On a steel gurney, ready for perusal, were three cartons of material from the collection..

I arrived at 10AM; I left that room at 12:45PM, having not looked at the clock once, far too astonished and aware of the items passing through my hands..

There were many nuggets of discovery waiting for me in these cartons; one in particular widened my eyes: in a nondescript manila folder, marked “Correspondence”, I came upon a small, short letter, on personalized light grey/blue stationary..

Written in ink, in swift, wide character, Madame Evanti’s handwriting appeared as breathless as her note; dated “1932”, she wrote to her mother in short sentences, ‘whispering’ the unheard of event of “a private audition with Giulio Gatti-Cassazza” (then General Manager of the Metropolitan Opera); she went on to exhort her mother “not to mention it to anyone”, as it was “unusual” and a “private audition”; she wrote that she was going to perform two arias, both Bellini -one from I Puritani, the other from La Sonnambula. She went on to mark in afterthought, in the margin of the note, that Tullio “Serafin has prepared them” with her, and that she was also “going to be there with Tetrazzinni”, the (world famous) soprano, who was a supporter. After her audition, she would be “going to hear Roland Hayes”.

..the files illuminated the diverse musical ‘questing’ and scope of this artist, as the cartons I perused included Madame Evanti’s copies of her music scores, each full of notations; her comments on the front piece of her copy of Die Meistersinger  was: “..Collosal score ..Monumental work ..Comic opera ..Majestic music set & stage..”

There were also notated scores for Seigfried; Tannhauser; Lucia di Lammermoor; Cosi fan tutte; Parsifal; Le Coq d’Or; and Gli Ugnotti -the Italian translation of Meyerbeer’s, French opera, Les Huguenots.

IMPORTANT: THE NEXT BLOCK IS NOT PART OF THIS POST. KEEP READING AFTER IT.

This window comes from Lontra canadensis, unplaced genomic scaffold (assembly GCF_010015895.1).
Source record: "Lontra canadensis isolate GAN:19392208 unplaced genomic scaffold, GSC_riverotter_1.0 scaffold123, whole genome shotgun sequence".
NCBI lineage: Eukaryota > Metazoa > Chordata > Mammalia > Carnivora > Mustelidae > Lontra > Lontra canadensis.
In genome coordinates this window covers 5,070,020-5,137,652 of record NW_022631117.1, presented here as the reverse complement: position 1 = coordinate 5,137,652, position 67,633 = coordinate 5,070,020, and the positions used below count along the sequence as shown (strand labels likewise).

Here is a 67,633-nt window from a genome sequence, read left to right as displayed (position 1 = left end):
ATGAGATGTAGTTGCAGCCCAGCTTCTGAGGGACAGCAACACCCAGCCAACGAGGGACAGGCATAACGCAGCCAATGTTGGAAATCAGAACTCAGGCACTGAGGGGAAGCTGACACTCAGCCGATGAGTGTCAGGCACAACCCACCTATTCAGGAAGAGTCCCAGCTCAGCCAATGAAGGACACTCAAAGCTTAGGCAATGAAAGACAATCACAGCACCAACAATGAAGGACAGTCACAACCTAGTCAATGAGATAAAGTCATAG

..and at the end of the first session of research, I discovered Madame Evanti the composer; several of her works were in the files, written out in her hand. Some –immense and choral; other’s pieces for “public occassions”..

There were songs for children as well, tender, spirited, and clearly written with her own child in mind..

I hope to “premiere” one of these songs, in the February presentation.

..but here’s a lingering thought on Lakme, in a modern performance:

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..following threads from last year.

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..It has always been my contention that community serves as the repository of local histories; the wealth of stories that rest unspoken, in the deeper levels of community memory, still remain connected to history; a name, spoken again, can suddenly reveal astonishing resonance and reach, as it reverberates out of the past, with incidents and events of a life’s journey.